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How to Rewild Your Family and Your Garden


Rewilding is as much about an internal journey as it is about the impact we have on the world around us. When we talk about rewilding we are typically talking about restoring natural cycles and natural function within a landscape. But rewilding can also refer to the process of finding our own inner connection to the wilder, natural world. 

In a garden, we can do both. We can plan and plant in such a way that wildlife is welcomed, and we are working with nature rather than fighting it. 

We can also find ways within ourselves to feel our connection to the world around us. We can get back in touch with our true selves, embracing our nature as animals and as part of the connected whole.


Spend More Time Outdoors

Spending more time out in our gardens, or in other outdoor spaces can profoundly change the way we feel about and view the world around us.

In any project, whether it is a journey to explore ways to live better and have a positive impact on the ecosystems we inhabit, or a journey of self-discovery and self-improvement, it can take time. 

The more time you spend outdoors, the more connected you can feel to the natural world. And the better equipped you will be to take on projects to improve things with plants and wildlife in your area.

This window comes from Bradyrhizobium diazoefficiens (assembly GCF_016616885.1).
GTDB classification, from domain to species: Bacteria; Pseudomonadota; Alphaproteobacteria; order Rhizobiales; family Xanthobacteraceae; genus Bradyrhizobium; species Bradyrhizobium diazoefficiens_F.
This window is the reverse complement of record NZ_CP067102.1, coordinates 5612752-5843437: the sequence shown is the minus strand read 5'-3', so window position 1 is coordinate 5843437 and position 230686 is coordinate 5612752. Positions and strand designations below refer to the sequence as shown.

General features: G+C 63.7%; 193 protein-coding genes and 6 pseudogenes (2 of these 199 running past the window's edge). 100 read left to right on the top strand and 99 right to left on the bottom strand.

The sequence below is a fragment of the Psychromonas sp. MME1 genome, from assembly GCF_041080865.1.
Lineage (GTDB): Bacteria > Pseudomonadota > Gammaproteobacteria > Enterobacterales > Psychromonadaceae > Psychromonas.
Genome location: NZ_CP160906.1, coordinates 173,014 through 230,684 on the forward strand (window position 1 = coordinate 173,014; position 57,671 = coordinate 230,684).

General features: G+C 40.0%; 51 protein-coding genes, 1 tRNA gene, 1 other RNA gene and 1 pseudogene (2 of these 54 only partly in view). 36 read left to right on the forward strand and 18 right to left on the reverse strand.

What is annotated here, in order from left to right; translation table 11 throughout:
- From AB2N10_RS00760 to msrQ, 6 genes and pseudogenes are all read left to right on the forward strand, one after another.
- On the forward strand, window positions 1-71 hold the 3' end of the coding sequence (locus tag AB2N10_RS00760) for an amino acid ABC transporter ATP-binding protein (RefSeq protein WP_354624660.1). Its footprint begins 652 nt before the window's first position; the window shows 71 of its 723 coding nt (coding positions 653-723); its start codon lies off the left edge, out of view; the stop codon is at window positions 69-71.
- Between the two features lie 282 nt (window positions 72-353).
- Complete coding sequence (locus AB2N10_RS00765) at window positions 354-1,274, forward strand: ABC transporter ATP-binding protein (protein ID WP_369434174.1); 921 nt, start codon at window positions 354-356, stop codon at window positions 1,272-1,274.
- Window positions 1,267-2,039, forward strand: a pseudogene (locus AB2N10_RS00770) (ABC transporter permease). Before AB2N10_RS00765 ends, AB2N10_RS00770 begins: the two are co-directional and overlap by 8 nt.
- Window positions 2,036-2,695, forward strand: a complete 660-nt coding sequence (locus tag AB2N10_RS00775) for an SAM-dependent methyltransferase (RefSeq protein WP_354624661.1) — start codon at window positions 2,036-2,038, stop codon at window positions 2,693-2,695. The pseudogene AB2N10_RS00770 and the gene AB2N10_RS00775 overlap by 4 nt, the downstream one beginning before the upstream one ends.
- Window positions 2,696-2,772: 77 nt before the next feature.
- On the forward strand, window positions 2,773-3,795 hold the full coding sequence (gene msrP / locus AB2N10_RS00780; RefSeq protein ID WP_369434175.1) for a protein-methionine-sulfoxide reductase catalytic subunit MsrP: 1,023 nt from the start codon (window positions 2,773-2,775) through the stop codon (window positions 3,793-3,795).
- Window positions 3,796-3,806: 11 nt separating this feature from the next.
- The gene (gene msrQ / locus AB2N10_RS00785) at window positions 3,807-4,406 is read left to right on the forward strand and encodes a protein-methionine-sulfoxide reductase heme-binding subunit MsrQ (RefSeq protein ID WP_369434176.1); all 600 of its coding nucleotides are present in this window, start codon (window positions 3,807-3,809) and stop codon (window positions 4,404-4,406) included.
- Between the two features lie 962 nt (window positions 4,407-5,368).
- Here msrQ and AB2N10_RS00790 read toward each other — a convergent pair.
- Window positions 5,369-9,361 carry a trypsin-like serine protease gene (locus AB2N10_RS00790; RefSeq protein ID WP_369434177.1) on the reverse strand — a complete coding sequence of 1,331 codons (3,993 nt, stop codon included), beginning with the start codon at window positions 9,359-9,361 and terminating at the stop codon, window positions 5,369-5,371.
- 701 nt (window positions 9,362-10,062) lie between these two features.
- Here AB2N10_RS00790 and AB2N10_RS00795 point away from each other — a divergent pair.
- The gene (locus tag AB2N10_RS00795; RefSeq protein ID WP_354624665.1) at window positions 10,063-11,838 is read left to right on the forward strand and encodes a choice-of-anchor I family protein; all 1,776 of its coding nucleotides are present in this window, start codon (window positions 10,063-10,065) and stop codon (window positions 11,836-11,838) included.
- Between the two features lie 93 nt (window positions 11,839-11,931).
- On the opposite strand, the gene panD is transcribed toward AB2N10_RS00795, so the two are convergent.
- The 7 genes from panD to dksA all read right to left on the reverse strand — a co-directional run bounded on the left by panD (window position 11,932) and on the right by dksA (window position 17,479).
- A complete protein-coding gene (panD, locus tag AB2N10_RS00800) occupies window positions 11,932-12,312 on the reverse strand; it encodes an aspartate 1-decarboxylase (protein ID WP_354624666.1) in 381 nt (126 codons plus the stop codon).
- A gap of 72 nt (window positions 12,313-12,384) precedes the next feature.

Observe and Interact

Of course, while spending time outdoors, you can also learn huge amounts about and from the natural world around you. Looking, listening, smelling, tasting, touching... you can begin to truly understand the area where you live – perhaps in new and different ways. 

Observation is a crucial step in understanding the most effective course for landscape rewilding too. It helps us gather the information relating to sunlight, shade, wind, water and soil that we require to develop the best designs and strategies for our gardens, wherever we live. 

Sometimes, rewilding can involve active strategies. For example we might build earthworks to manage water on a property, create a wildlife pond, plant native trees or make a diverse hedgerow or meadow planting scheme... 

But sometimes, thoughtful observation and just sitting back and letting nature take its course can be the right way to go. Often, in rewilding, less is more.


Grow and Eat With the Seasons

The modern world can often leave us feeling somewhat disconnected from the natural flow of the year, and the seasons where we live. 

But growing your own in your garden, however small, can help you to recognise the feel the little and large seasonal changes and daily rhythms. And return to a 'wilder' way where you live and eat according to the changes through the year, becoming more in tune with your own body and mind, and feeling their connection to the wider, wilder world around you.





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